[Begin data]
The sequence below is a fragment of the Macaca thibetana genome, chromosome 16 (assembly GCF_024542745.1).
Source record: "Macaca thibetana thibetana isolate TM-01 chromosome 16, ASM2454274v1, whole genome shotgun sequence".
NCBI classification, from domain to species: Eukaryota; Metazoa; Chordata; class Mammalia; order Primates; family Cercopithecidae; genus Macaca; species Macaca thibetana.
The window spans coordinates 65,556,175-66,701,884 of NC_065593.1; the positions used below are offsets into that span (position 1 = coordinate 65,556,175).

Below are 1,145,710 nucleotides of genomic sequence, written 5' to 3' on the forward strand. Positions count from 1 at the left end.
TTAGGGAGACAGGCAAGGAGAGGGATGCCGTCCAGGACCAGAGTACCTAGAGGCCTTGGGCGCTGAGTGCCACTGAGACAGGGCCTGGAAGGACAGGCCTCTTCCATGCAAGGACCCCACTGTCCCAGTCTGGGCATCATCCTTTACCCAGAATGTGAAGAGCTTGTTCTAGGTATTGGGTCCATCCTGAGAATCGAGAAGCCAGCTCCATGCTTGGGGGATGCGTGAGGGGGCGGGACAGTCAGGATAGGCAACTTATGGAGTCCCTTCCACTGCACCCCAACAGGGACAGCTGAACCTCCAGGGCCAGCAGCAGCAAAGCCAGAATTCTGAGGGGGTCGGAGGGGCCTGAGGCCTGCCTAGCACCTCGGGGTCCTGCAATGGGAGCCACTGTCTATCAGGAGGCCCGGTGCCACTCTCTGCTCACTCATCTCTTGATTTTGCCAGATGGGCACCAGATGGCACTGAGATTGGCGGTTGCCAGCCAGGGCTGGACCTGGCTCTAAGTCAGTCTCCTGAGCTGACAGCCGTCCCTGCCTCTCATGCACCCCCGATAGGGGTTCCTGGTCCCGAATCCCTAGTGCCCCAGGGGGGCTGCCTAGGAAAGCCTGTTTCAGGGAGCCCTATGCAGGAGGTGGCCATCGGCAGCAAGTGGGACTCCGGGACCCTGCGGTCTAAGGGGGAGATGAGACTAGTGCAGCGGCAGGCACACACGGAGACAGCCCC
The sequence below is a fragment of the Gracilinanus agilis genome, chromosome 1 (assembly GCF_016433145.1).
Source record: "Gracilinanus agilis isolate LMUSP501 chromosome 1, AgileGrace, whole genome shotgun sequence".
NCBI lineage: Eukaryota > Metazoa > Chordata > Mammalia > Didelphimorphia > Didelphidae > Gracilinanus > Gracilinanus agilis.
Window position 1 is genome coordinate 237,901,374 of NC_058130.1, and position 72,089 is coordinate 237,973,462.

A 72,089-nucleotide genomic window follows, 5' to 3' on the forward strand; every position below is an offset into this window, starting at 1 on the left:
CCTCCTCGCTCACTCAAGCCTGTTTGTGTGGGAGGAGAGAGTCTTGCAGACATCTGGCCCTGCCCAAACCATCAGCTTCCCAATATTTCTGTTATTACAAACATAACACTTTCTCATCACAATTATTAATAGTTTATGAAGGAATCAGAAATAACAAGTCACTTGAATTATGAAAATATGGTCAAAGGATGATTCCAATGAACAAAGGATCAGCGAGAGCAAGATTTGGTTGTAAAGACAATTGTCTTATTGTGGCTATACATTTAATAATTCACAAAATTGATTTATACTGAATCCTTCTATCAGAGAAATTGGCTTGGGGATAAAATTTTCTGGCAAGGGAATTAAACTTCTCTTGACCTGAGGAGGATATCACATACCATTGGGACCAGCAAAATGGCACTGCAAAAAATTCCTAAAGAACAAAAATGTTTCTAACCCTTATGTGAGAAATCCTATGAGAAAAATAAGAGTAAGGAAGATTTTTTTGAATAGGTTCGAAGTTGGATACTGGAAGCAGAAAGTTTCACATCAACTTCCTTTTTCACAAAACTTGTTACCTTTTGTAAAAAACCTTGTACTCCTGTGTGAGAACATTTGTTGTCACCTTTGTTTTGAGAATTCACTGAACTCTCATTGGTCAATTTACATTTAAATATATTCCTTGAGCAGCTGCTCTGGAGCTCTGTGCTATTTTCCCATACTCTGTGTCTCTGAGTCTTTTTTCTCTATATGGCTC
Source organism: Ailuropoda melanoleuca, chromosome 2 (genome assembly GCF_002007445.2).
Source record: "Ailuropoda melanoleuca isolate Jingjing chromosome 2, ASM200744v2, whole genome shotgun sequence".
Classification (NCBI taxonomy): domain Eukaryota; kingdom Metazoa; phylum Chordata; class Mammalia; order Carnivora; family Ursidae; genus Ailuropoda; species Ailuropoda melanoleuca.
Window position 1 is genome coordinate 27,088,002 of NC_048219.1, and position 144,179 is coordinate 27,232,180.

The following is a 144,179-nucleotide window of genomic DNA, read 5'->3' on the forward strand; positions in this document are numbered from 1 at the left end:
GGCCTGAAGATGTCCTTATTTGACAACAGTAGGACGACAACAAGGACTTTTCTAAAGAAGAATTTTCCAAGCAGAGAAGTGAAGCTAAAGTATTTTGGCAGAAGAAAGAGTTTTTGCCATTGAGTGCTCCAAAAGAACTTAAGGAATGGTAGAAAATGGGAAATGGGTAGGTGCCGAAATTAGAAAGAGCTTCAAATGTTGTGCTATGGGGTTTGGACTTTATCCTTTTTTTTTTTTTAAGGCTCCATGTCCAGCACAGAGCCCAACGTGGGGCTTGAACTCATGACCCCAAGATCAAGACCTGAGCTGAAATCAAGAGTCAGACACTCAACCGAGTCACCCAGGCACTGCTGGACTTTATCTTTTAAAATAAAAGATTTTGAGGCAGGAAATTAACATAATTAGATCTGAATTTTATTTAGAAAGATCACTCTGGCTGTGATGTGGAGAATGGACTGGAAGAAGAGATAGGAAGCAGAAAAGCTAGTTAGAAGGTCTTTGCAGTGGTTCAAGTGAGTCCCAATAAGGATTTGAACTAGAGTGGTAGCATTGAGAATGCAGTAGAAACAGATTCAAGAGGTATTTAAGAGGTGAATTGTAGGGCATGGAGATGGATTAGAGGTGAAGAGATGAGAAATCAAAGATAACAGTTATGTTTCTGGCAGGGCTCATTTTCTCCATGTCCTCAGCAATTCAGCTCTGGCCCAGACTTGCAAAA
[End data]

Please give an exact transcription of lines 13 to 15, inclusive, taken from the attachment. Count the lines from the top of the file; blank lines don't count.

Source organism: Ailuropoda melanoleuca, chromosome 2 (genome assembly GCF_002007445.2).
Source record: "Ailuropoda melanoleuca isolate Jingjing chromosome 2, ASM200744v2, whole genome shotgun sequence".
Classification (NCBI taxonomy): domain Eukaryota; kingdom Metazoa; phylum Chordata; class Mammalia; order Carnivora; family Ursidae; genus Ailuropoda; species Ailuropoda melanoleuca.